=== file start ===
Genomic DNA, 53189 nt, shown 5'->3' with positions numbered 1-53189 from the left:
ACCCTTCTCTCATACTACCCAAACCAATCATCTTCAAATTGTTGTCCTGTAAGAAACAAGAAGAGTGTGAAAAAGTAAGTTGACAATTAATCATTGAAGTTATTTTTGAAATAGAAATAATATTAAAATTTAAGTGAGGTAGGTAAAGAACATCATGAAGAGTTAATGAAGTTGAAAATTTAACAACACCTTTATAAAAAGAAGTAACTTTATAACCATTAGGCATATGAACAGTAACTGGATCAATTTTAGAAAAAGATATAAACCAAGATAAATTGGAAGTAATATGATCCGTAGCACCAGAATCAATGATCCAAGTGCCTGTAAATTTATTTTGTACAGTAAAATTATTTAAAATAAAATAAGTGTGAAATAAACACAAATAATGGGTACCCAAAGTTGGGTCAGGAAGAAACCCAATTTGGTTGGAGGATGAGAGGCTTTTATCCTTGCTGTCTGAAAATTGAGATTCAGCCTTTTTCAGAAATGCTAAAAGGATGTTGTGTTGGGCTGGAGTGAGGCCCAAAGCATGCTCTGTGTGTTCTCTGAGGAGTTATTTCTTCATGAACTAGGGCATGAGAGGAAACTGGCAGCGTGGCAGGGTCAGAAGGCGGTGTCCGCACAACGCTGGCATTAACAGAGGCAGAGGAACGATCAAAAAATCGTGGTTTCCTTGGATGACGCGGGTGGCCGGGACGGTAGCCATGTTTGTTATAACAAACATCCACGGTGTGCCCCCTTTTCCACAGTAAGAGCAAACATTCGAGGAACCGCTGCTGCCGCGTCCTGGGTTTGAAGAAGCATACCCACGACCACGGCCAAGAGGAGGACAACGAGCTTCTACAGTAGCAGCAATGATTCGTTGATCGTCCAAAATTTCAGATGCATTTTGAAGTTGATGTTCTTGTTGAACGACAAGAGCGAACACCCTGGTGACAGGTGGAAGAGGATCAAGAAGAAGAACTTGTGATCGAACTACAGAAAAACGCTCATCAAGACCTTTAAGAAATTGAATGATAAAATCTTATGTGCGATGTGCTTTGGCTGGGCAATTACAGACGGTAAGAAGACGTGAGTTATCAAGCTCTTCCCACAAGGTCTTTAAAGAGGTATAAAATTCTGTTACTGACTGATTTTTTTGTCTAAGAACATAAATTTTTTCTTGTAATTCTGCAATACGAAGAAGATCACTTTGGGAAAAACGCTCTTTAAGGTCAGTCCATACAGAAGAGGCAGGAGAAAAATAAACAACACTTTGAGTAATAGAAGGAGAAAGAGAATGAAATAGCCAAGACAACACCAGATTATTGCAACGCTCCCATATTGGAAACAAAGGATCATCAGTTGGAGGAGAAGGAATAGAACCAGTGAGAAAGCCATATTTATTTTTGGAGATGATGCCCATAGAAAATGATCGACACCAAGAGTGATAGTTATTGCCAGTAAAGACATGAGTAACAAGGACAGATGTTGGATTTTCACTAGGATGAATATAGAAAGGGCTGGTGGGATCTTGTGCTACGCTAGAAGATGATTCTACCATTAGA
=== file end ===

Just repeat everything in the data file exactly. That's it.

Genomic DNA, 53189 nt, shown 5'->3' with positions numbered 1-53189 from the left:
ACCCTTCTCTCATACTACCCAAACCAATCATCTTCAAATTGTTGTCCTGTAAGAAACAAGAAGAGTGTGAAAAAGTAAGTTGACAATTAATCATTGAAGTTATTTTTGAAATAGAAATAATATTAAAATTTAAGTGAGGTAGGTAAAGAACATCATGAAGAGTTAATGAAGTTGAAAATTTAACAACACCTTTATAAAAAGAAGTAACTTTATAACCATTAGGCATATGAACAGTAACTGGATCAATTTTAGAAAAAGATATAAACCAAGATAAATTGGAAGTAATATGATCCGTAGCACCAGAATCAATGATCCAAGTGCCTGTAAATTTATTTTGTACAGTAAAATTATTTAAAATAAAATAAGTGTGAAATAAACACAAATAATGGGTACCCAAAGTTGGGTCAGGAAGAAACCCAATTTGGTTGGAGGATGAGAGGCTTTTATCCTTGCTGTCTGAAAATTGAGATTCAGCCTTTTTCAGAAATGCTAAAAGGATGTTGTGTTGGGCTGGAGTGAGGCCCAAAGCATGCTCTGTGTGTTCTCTGAGGAGTTATTTCTTCATGAACTAGGGCATGAGAGGAAACTGGCAGCGTGGCAGGGTCAGAAGGCGGTGTCCGCACAACGCTGGCATTAACAGAGGCAGAGGAACGATCAAAAAATCGTGGTTTCCTTGGATGACGCGGGTGGCCGGGACGGTAGCCATGTTTGTTATAACAAACATCCACGGTGTGCCCCCTTTTCCACAGTAAGAGCAAACATTCGAGGAACCGCTGCTGCCGCGTCCTGGGTTTGAAGAAGCATACCCACGACCACGGCCAAGAGGAGGACAACGAGCTTCTACAGTAGCAGCAATGATTCGTTGATCGTCCAAAATTTCAGATGCATTTTGAAGTTGATGTTCTTGTTGAACGACAAGAGCGAACACCCTGGTGACAGGTGGAAGAGGATCAAGAAGAAGAACTTGTGATCGAACTACAGAAAAACGCTCATCAAGACCTTTAAGAAATTGAATGATAAAATCTTATGTGCGATGTGCTTTGGCTGGGCAATTACAGACGGTAAGAAGACGTGAGTTATCAAGCTCTTCCCACAAGGTCTTTAAAGAGGTATAAAATTCTGTTACTGACTGATTTTTTTGTCTAAGAACATAAATTTTTTCTTGTAATTCTGCAATACGAAGAAGATCACTTTGGGAAAAACGCTCTTTAAGGTCAGTCCATACAGAAGAGGCAGGAGAAAAATAAACAACACTTTGAGTAATAGAAGGAGAAAGAGAATGAAATAGCCAAGACAACACCAGATTATTGCAACGCTCCCATATTGGAAACAAAGGATCATCAGTTGGAGGAGAAGGAATAGAACCAGTGAGAAAGCCATATTTATTTTTGGAGATGATGCCCATAGAAAATGATCGACACCAAGAGTGATAGTTATTGCCAGTAAAGACATGAGTAACAAGGACAGATGTTGGATTTTCACTAGGATGAATATAGAAAGGGCTGGTGGGATCTTGTGCTACGCTAGAAGATGATTCTACCATTAGA